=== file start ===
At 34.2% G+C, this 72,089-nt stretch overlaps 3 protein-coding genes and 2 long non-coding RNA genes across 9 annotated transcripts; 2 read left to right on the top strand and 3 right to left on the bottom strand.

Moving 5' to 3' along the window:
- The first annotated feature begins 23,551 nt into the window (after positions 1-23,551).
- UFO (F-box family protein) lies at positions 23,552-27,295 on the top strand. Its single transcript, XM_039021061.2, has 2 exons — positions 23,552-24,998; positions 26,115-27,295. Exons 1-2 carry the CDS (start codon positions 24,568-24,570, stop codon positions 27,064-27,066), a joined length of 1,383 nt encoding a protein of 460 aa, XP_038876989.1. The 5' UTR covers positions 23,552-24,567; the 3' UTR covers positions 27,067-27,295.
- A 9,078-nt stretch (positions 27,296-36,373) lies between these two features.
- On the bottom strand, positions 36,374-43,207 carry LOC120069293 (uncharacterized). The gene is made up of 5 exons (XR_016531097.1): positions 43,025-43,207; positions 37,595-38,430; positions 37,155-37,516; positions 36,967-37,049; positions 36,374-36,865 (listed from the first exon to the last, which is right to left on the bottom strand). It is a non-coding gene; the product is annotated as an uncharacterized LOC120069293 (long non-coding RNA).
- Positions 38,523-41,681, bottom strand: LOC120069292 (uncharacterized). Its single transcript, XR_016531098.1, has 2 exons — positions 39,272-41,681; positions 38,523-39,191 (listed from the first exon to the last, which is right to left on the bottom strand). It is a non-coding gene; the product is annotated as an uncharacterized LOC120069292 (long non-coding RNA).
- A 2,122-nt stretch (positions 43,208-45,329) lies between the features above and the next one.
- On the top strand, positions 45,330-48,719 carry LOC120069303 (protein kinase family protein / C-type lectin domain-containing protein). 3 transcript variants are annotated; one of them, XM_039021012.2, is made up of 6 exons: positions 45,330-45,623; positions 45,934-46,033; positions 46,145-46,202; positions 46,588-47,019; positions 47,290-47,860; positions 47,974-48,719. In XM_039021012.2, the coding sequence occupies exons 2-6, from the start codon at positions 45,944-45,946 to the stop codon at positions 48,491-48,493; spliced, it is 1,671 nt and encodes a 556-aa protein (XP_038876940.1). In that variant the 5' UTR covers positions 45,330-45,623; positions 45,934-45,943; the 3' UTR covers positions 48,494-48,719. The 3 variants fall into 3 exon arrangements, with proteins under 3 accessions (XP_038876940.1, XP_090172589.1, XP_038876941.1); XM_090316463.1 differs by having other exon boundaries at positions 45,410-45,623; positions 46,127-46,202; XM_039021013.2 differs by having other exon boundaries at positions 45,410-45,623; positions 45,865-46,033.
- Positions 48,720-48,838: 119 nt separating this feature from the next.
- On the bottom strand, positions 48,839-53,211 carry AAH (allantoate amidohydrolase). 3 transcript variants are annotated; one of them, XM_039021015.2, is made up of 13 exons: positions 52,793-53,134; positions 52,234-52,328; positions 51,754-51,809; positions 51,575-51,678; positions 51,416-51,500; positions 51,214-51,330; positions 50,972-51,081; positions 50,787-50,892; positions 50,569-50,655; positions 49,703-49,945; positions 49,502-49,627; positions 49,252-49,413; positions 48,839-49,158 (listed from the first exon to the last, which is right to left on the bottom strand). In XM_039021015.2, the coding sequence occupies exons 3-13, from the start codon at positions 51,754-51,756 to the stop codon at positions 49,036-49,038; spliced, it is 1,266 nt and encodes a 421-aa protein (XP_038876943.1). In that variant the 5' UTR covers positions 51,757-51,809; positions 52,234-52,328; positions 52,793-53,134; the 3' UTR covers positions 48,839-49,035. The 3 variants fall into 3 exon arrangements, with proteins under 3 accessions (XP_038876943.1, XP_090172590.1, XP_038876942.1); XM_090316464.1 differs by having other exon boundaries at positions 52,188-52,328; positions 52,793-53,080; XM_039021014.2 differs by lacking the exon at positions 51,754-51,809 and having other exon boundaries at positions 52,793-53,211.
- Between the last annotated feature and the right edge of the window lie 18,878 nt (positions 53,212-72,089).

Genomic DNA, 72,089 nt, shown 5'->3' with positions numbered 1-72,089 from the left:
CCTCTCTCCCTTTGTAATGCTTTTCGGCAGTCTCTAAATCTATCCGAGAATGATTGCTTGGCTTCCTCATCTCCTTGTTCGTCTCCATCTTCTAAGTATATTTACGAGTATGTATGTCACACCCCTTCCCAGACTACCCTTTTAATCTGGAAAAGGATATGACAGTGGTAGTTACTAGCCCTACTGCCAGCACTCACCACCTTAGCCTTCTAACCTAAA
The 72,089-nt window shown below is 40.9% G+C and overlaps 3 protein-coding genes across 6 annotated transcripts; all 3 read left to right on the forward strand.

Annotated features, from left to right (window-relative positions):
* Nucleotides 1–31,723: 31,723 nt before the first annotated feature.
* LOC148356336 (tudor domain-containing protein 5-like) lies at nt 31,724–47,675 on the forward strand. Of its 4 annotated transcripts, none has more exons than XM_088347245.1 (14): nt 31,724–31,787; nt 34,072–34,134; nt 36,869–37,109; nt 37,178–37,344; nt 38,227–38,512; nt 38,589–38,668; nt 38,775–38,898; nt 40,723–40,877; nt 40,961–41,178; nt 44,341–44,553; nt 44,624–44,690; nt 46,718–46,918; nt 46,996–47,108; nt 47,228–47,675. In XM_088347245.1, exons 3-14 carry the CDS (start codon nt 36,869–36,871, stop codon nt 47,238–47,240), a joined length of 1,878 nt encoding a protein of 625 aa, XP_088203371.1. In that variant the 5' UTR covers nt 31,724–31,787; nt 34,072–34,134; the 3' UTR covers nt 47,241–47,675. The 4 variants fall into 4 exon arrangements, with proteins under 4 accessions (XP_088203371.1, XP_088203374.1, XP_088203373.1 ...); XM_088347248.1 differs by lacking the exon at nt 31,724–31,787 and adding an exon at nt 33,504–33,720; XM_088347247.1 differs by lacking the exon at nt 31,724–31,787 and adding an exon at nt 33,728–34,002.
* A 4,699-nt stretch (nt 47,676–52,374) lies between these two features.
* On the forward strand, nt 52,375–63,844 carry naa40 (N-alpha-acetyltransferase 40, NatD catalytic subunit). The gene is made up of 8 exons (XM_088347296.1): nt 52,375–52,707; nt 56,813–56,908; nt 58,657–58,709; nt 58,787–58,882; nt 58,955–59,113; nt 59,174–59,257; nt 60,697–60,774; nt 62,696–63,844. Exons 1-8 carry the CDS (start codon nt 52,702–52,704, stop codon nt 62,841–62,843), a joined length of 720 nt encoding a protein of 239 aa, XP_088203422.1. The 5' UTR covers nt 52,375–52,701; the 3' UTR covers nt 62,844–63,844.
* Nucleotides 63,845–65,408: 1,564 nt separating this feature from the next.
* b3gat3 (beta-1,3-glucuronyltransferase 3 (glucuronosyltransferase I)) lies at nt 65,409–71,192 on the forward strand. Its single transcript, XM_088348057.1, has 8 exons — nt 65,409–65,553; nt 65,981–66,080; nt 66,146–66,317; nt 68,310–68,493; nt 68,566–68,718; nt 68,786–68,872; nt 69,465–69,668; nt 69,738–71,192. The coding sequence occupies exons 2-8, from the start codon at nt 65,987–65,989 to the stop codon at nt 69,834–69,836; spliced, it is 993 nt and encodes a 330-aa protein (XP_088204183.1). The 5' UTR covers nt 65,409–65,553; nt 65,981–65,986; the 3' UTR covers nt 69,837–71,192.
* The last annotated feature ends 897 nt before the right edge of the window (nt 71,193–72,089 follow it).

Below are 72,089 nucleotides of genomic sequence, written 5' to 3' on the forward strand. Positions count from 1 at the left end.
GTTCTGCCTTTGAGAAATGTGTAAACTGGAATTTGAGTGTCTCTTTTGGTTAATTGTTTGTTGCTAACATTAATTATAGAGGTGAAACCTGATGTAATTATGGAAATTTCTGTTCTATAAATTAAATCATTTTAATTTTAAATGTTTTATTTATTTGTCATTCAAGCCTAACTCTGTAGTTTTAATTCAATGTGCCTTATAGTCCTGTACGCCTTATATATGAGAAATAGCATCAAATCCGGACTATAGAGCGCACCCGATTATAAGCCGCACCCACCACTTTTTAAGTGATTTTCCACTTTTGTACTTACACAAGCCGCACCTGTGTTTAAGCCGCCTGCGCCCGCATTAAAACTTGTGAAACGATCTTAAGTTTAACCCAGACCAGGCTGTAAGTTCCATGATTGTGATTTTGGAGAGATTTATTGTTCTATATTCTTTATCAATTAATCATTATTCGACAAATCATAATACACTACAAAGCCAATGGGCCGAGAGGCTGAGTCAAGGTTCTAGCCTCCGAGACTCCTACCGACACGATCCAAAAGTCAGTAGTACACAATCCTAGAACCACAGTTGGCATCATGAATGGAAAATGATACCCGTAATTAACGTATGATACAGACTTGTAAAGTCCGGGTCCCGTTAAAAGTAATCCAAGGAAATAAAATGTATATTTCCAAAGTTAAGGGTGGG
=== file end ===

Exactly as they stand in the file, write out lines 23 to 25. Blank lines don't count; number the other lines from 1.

* The last annotated feature ends 897 nt before the right edge of the window (nt 71,193–72,089 follow it).

Below are 72,089 nucleotides of genomic sequence, written 5' to 3' on the forward strand. Positions count from 1 at the left end.
GTTCTGCCTTTGAGAAATGTGTAAACTGGAATTTGAGTGTCTCTTTTGGTTAATTGTTTGTTGCTAACATTAATTATAGAGGTGAAACCTGATGTAATTATGGAAATTTCTGTTCTATAAATTAAATCATTTTAATTTTAAATGTTTTATTTATTTGTCATTCAAGCCTAACTCTGTAGTTTTAATTCAATGTGCCTTATAGTCCTGTACGCCTTATATATGAGAAATAGCATCAAATCCGGACTATAGAGCGCACCCGATTATAAGCCGCACCCACCACTTTTTAAGTGATTTTCCACTTTTGTACTTACACAAGCCGCACCTGTGTTTAAGCCGCCTGCGCCCGCATTAAAACTTGTGAAACGATCTTAAGTTTAACCCAGACCAGGCTGTAAGTTCCATGATTGTGATTTTGGAGAGATTTATTGTTCTATATTCTTTATCAATTAATCATTATTCGACAAATCATAATACACTACAAAGCCAATGGGCCGAGAGGCTGAGTCAAGGTTCTAGCCTCCGAGACTCCTACCGACACGATCCAAAAGTCAGTAGTACACAATCCTAGAACCACAGTTGGCATCATGAATGGAAAATGATACCCGTAATTAACGTATGATACAGACTTGTAAAGTCCGGGTCCCGTTAAAAGTAATCCAAGGAAATAAAATGTATATTTCCAAAGTTAAGGGTGGG